• Eking

      Hi Pat and Vivien,
      As Vivien asked do you have any tire monitoring system that you used or you can suggest. I am looking for a tire monitoring system that would be benefical for our project. A programme which we can put all tire data such as operating hr, model, type etc. We are using seperated excel sheets and access links to monitoring the tirelife. It is difficult to operate such a system and takes a lot of time.

      Vivien, an article or study for tire-life / tire-management system would be great.


      • Patr

        Rimex , Michelin have systems, as well as AM Bromley out of the UK , I would contact Mandy Bromley at

        • vivien214

          Thanks Pat and Eking!
          Eking: I will add tires to my list. I have a few articles in waiting right now. Thanks for the suggestion:)
          Sent from my BlackBerry device on the Rogers Wireless Network

  • Shanthi16

    I would like to know moe about open pit mines, could you please provide your contact information or mail me to

    • Vivien

      Hello – what can I help you with with respect to open pit mines?

  • Patrick Schoutens

    Great article, i hop e you consider additional discussions on the subject, particularly haul road maintenance issues, fuel savings and CER as a result of improved wearing course construction and maintenance. I would be keen to discuss the matter further with you, our biggest challenge as a company is nurturing the mining companies toward BAT such as this and moreover getting them to stick with it over the longterm. Management change is imminent therefore we need to continually revise and improve the model such as yours to incorporate a simple yet sustainable model which they can adapt and monitor the annual improvement.

    • Vivien

      Hi Patrick, Thanks for the message. I do plan on future articles around those topics especially fuel savings as a result of not just road maintenance but also operator practice, etc. If you would like to discuss this further, please e-mail me. You can find my contact info under Abstract. Cheers! Vivien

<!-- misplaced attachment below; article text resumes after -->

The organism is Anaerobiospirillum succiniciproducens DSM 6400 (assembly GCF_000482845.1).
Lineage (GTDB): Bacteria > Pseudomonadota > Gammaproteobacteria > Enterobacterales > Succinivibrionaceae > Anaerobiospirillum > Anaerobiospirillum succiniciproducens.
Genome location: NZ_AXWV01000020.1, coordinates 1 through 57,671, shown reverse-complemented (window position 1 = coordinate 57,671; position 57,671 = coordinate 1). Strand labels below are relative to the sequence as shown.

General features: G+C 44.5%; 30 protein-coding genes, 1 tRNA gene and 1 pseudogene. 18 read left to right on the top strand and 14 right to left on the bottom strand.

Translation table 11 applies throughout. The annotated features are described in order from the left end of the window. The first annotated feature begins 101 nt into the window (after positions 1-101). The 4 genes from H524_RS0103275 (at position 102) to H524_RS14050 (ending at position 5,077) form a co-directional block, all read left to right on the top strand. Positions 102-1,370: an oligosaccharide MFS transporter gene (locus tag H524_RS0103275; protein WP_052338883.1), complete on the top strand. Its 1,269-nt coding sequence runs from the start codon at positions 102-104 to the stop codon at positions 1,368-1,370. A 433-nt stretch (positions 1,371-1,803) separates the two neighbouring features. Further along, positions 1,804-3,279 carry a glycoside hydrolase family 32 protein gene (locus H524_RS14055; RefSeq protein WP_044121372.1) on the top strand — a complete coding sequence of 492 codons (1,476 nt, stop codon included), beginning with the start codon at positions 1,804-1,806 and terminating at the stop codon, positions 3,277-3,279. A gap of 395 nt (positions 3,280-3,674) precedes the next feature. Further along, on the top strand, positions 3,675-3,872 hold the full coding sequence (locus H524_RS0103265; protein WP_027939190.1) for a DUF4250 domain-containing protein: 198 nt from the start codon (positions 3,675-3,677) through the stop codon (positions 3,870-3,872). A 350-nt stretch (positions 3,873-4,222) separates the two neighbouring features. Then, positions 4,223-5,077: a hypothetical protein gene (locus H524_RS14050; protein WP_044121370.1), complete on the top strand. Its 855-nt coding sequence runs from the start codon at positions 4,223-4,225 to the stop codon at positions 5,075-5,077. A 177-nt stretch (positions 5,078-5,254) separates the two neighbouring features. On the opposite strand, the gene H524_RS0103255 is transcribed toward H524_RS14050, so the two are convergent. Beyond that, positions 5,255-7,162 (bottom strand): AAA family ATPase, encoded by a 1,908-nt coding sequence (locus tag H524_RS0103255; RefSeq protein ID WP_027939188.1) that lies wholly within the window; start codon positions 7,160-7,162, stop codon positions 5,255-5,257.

• Bobby Metzinger
    • Vivien

      Hi Bobby,
      I did an extensive due diligence as part of an RFP when I worked for AngloGold. Unfortunately this was in 2009 and the products have evolved since then. For example, Modular has a new platform/hub, Cat has completely redesigned the entire line of products and added much engineering efforts, ETC. Right now, most of my knowledge of the systems come from seeing them at trade shows and talking to dispatch coordinators who are using one system or another. 

      • Kwun

        Hi Vivian,
        I’m a senior student at CSM for mining….I’m looking at alternative ways to monitor haul road conditions, can I email you personally?

  • Adamg

    Hello Eking, have a look at  This is a cost effective, simple to use with no ongoing costs.  I can help with you with more info, find me on  Adam G

  • Todd Richard Myers

    With regards to matching, it is esential that there is a good relationship between production and maintenance as well when decisions are made.

    I’ve seen an occassion where a combination went from a perfect three pass match (double side loading on wide benches so three passes wasn’t a big issue as there should have been minimal or no truck exchange time) to 3.5 passes because maintenance decided the dipper needed to be smaller because the shovel was getting cracks in the boom.

    No analysis was undertaken of the costs of boom repair (relatively minimal) compared to the huge losses to production. Not to mention the increased variability in truck payloads which couldn’t have been good for maintenance.

    • Vivien

      Well said!